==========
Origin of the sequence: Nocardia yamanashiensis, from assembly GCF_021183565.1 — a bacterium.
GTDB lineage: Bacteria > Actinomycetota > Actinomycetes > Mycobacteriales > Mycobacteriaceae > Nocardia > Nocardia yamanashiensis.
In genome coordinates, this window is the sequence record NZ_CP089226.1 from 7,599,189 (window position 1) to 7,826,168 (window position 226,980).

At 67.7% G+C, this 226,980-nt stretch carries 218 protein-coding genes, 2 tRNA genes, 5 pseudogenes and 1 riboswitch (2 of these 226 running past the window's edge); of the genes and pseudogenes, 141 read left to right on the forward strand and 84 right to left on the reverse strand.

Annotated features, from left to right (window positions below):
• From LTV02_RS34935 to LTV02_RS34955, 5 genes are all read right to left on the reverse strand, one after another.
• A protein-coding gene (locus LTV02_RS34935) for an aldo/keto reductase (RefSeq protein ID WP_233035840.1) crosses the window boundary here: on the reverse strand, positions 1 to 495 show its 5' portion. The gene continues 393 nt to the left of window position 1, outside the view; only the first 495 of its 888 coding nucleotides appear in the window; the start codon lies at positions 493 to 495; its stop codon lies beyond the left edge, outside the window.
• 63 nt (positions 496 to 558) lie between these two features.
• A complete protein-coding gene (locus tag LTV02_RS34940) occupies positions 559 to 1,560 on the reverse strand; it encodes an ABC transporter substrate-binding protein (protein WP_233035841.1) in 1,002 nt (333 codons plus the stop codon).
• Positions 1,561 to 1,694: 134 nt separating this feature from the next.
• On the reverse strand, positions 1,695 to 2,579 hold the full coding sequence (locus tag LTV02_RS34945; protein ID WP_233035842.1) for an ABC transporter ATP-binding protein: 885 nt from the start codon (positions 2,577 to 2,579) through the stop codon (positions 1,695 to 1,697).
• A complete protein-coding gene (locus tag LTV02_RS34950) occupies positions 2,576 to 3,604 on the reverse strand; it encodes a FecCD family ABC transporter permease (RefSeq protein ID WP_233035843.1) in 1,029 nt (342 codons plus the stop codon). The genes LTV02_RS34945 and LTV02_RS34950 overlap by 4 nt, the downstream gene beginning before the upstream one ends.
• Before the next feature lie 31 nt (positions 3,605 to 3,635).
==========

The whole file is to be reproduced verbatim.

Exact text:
Origin of the sequence: Nocardia yamanashiensis, from assembly GCF_021183565.1 — a bacterium.
GTDB lineage: Bacteria > Actinomycetota > Actinomycetes > Mycobacteriales > Mycobacteriaceae > Nocardia > Nocardia yamanashiensis.
In genome coordinates, this window is the sequence record NZ_CP089226.1 from 7,599,189 (window position 1) to 7,826,168 (window position 226,980).

At 67.7% G+C, this 226,980-nt stretch carries 218 protein-coding genes, 2 tRNA genes, 5 pseudogenes and 1 riboswitch (2 of these 226 running past the window's edge); of the genes and pseudogenes, 141 read left to right on the forward strand and 84 right to left on the reverse strand.

Annotated features, from left to right (window positions below):
• From LTV02_RS34935 to LTV02_RS34955, 5 genes are all read right to left on the reverse strand, one after another.
• A protein-coding gene (locus LTV02_RS34935) for an aldo/keto reductase (RefSeq protein ID WP_233035840.1) crosses the window boundary here: on the reverse strand, positions 1 to 495 show its 5' portion. The gene continues 393 nt to the left of window position 1, outside the view; only the first 495 of its 888 coding nucleotides appear in the window; the start codon lies at positions 493 to 495; its stop codon lies beyond the left edge, outside the window.
• 63 nt (positions 496 to 558) lie between these two features.
• A complete protein-coding gene (locus tag LTV02_RS34940) occupies positions 559 to 1,560 on the reverse strand; it encodes an ABC transporter substrate-binding protein (protein WP_233035841.1) in 1,002 nt (333 codons plus the stop codon).
• Positions 1,561 to 1,694: 134 nt separating this feature from the next.
• On the reverse strand, positions 1,695 to 2,579 hold the full coding sequence (locus tag LTV02_RS34945; protein ID WP_233035842.1) for an ABC transporter ATP-binding protein: 885 nt from the start codon (positions 2,577 to 2,579) through the stop codon (positions 1,695 to 1,697).
• A complete protein-coding gene (locus tag LTV02_RS34950) occupies positions 2,576 to 3,604 on the reverse strand; it encodes a FecCD family ABC transporter permease (RefSeq protein ID WP_233035843.1) in 1,029 nt (342 codons plus the stop codon). The genes LTV02_RS34945 and LTV02_RS34950 overlap by 4 nt, the downstream gene beginning before the upstream one ends.
• Before the next feature lie 31 nt (positions 3,605 to 3,635).